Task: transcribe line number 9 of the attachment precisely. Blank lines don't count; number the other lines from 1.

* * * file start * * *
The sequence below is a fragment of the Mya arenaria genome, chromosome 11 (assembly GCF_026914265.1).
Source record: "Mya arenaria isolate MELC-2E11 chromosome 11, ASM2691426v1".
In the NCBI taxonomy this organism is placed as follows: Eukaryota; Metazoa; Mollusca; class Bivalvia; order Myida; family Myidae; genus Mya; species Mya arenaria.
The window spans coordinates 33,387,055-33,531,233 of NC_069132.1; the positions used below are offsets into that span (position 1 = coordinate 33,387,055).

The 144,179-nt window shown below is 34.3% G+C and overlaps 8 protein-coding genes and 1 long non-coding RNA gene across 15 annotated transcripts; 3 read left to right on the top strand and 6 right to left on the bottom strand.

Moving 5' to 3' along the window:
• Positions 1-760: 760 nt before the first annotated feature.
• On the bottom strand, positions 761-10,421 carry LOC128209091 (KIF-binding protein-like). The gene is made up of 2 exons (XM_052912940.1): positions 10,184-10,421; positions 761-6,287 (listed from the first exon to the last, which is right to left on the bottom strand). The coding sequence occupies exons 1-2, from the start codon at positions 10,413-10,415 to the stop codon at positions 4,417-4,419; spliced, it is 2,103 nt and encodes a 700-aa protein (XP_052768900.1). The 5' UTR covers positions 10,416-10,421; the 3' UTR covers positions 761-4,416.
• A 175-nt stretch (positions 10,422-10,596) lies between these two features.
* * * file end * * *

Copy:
• A 175-nt stretch (positions 10,422-10,596) lies between these two features.